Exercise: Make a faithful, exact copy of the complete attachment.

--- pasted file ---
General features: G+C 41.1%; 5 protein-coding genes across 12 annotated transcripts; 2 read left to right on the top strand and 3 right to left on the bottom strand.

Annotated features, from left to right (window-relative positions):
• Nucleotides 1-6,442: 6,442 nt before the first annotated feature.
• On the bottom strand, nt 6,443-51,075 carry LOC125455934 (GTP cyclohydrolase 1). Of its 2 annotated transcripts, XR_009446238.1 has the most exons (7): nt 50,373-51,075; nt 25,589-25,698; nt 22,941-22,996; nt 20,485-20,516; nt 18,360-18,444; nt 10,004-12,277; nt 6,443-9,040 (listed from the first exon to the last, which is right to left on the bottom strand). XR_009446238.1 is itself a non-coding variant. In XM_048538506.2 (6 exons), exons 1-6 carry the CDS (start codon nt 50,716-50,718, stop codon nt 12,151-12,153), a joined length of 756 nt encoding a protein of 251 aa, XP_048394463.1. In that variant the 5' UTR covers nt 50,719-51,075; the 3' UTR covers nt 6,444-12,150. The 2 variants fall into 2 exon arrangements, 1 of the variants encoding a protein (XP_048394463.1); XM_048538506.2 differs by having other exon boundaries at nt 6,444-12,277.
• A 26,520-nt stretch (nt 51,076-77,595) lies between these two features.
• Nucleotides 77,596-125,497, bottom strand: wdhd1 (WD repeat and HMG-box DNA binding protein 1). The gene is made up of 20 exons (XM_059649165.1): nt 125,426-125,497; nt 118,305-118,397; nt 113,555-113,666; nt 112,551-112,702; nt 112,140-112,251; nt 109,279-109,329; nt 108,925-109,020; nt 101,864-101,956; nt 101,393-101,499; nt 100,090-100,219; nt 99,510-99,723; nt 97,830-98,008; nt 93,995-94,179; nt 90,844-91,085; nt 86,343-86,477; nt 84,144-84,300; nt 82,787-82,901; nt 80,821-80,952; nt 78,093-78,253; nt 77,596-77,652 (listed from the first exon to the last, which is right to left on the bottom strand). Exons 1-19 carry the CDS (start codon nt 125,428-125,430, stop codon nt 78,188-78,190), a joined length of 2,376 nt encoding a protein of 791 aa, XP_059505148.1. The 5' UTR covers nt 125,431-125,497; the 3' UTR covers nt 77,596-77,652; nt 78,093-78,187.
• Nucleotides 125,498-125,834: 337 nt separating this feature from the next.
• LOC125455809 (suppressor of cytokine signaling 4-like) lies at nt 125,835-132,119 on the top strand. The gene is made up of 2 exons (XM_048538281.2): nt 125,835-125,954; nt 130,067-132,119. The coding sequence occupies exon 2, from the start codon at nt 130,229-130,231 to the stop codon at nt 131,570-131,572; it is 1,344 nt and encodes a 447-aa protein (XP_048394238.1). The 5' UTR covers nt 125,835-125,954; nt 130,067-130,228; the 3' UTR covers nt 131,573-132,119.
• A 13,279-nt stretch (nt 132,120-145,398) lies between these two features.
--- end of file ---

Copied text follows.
General features: G+C 41.1%; 5 protein-coding genes across 12 annotated transcripts; 2 read left to right on the top strand and 3 right to left on the bottom strand.

Annotated features, from left to right (window-relative positions):
• Nucleotides 1-6,442: 6,442 nt before the first annotated feature.
• On the bottom strand, nt 6,443-51,075 carry LOC125455934 (GTP cyclohydrolase 1). Of its 2 annotated transcripts, XR_009446238.1 has the most exons (7): nt 50,373-51,075; nt 25,589-25,698; nt 22,941-22,996; nt 20,485-20,516; nt 18,360-18,444; nt 10,004-12,277; nt 6,443-9,040 (listed from the first exon to the last, which is right to left on the bottom strand). XR_009446238.1 is itself a non-coding variant. In XM_048538506.2 (6 exons), exons 1-6 carry the CDS (start codon nt 50,716-50,718, stop codon nt 12,151-12,153), a joined length of 756 nt encoding a protein of 251 aa, XP_048394463.1. In that variant the 5' UTR covers nt 50,719-51,075; the 3' UTR covers nt 6,444-12,150. The 2 variants fall into 2 exon arrangements, 1 of the variants encoding a protein (XP_048394463.1); XM_048538506.2 differs by having other exon boundaries at nt 6,444-12,277.
• A 26,520-nt stretch (nt 51,076-77,595) lies between these two features.
• Nucleotides 77,596-125,497, bottom strand: wdhd1 (WD repeat and HMG-box DNA binding protein 1). The gene is made up of 20 exons (XM_059649165.1): nt 125,426-125,497; nt 118,305-118,397; nt 113,555-113,666; nt 112,551-112,702; nt 112,140-112,251; nt 109,279-109,329; nt 108,925-109,020; nt 101,864-101,956; nt 101,393-101,499; nt 100,090-100,219; nt 99,510-99,723; nt 97,830-98,008; nt 93,995-94,179; nt 90,844-91,085; nt 86,343-86,477; nt 84,144-84,300; nt 82,787-82,901; nt 80,821-80,952; nt 78,093-78,253; nt 77,596-77,652 (listed from the first exon to the last, which is right to left on the bottom strand). Exons 1-19 carry the CDS (start codon nt 125,428-125,430, stop codon nt 78,188-78,190), a joined length of 2,376 nt encoding a protein of 791 aa, XP_059505148.1. The 5' UTR covers nt 125,431-125,497; the 3' UTR covers nt 77,596-77,652; nt 78,093-78,187.
• Nucleotides 125,498-125,834: 337 nt separating this feature from the next.
• LOC125455809 (suppressor of cytokine signaling 4-like) lies at nt 125,835-132,119 on the top strand. The gene is made up of 2 exons (XM_048538281.2): nt 125,835-125,954; nt 130,067-132,119. The coding sequence occupies exon 2, from the start codon at nt 130,229-130,231 to the stop codon at nt 131,570-131,572; it is 1,344 nt and encodes a 447-aa protein (XP_048394238.1). The 5' UTR covers nt 125,835-125,954; nt 130,067-130,228; the 3' UTR covers nt 131,573-132,119.
• A 13,279-nt stretch (nt 132,120-145,398) lies between these two features.